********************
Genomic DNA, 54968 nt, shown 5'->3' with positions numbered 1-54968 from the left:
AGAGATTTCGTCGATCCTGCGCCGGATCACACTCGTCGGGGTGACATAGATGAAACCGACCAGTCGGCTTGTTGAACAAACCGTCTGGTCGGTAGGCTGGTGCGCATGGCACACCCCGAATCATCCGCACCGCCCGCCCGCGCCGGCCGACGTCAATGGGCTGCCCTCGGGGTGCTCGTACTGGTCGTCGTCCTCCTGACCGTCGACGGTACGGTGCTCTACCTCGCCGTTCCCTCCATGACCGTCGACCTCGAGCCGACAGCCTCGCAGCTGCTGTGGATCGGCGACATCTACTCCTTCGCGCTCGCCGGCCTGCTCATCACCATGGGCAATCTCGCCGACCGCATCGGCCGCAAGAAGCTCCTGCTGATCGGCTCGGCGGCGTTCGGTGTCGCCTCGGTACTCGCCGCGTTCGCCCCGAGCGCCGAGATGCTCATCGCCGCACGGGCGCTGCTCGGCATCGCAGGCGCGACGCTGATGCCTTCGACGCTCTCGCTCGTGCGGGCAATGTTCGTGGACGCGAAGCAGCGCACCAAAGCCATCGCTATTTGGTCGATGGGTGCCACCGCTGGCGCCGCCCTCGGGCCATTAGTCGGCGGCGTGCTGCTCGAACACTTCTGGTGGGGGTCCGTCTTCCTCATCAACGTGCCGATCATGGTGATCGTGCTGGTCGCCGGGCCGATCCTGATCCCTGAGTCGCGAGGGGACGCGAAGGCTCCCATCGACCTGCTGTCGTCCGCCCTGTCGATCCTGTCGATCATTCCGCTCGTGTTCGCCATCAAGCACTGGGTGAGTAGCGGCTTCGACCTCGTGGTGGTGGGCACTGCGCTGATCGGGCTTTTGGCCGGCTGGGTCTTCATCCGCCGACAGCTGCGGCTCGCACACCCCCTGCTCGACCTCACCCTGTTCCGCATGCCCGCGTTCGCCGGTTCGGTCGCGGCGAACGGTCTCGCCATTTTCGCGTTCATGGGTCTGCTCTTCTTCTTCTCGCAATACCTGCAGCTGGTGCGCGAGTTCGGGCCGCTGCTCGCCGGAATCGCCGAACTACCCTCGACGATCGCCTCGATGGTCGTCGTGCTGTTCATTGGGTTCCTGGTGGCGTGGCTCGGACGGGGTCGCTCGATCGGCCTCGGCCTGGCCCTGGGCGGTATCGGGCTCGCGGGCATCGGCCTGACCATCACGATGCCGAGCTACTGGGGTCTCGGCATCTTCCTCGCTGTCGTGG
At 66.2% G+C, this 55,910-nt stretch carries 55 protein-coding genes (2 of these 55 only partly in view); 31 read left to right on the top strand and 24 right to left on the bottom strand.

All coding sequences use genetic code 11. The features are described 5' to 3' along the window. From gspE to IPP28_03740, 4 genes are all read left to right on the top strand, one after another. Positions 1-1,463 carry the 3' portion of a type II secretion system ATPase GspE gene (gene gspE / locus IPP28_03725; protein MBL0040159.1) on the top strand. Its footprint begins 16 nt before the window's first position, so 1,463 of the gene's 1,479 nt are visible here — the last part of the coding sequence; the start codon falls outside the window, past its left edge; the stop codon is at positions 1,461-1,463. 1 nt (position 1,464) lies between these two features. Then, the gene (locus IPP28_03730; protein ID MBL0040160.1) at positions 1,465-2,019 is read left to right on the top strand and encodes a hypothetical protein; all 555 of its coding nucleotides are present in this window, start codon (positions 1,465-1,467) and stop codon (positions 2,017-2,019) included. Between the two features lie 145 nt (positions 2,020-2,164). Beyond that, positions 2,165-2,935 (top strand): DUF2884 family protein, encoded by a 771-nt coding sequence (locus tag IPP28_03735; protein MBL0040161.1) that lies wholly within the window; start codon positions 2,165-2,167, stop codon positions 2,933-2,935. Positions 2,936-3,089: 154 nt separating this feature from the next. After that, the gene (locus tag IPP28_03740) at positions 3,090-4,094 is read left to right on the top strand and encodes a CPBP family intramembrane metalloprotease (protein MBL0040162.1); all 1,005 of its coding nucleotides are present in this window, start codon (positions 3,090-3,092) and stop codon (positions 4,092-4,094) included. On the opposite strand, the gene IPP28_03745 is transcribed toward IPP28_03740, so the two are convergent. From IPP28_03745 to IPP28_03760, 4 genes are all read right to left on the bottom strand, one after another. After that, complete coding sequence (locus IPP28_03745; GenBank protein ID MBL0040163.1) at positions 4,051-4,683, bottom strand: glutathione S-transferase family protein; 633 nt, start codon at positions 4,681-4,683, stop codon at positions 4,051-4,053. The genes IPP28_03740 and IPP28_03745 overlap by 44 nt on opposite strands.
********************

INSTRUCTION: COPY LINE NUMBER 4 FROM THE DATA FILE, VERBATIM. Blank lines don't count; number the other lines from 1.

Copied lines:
All coding sequences use genetic code 11. The features are described 5' to 3' along the window. From gspE to IPP28_03740, 4 genes are all read left to right on the top strand, one after another. Positions 1-1,463 carry the 3' portion of a type II secretion system ATPase GspE gene (gene gspE / locus IPP28_03725; protein MBL0040159.1) on the top strand. Its footprint begins 16 nt before the window's first position, so 1,463 of the gene's 1,479 nt are visible here — the last part of the coding sequence; the start codon falls outside the window, past its left edge; the stop codon is at positions 1,461-1,463. 1 nt (position 1,464) lies between these two features. Then, the gene (locus IPP28_03730; protein ID MBL0040160.1) at positions 1,465-2,019 is read left to right on the top strand and encodes a hypothetical protein; all 555 of its coding nucleotides are present in this window, start codon (positions 1,465-1,467) and stop codon (positions 2,017-2,019) included. Between the two features lie 145 nt (positions 2,020-2,164). Beyond that, positions 2,165-2,935 (top strand): DUF2884 family protein, encoded by a 771-nt coding sequence (locus tag IPP28_03735; protein MBL0040161.1) that lies wholly within the window; start codon positions 2,165-2,167, stop codon positions 2,933-2,935. Positions 2,936-3,089: 154 nt separating this feature from the next. After that, the gene (locus tag IPP28_03740) at positions 3,090-4,094 is read left to right on the top strand and encodes a CPBP family intramembrane metalloprotease (protein MBL0040162.1); all 1,005 of its coding nucleotides are present in this window, start codon (positions 3,090-3,092) and stop codon (positions 4,092-4,094) included. On the opposite strand, the gene IPP28_03745 is transcribed toward IPP28_03740, so the two are convergent. From IPP28_03745 to IPP28_03760, 4 genes are all read right to left on the bottom strand, one after another. After that, complete coding sequence (locus IPP28_03745; GenBank protein ID MBL0040163.1) at positions 4,051-4,683, bottom strand: glutathione S-transferase family protein; 633 nt, start codon at positions 4,681-4,683, stop codon at positions 4,051-4,053. The genes IPP28_03740 and IPP28_03745 overlap by 44 nt on opposite strands.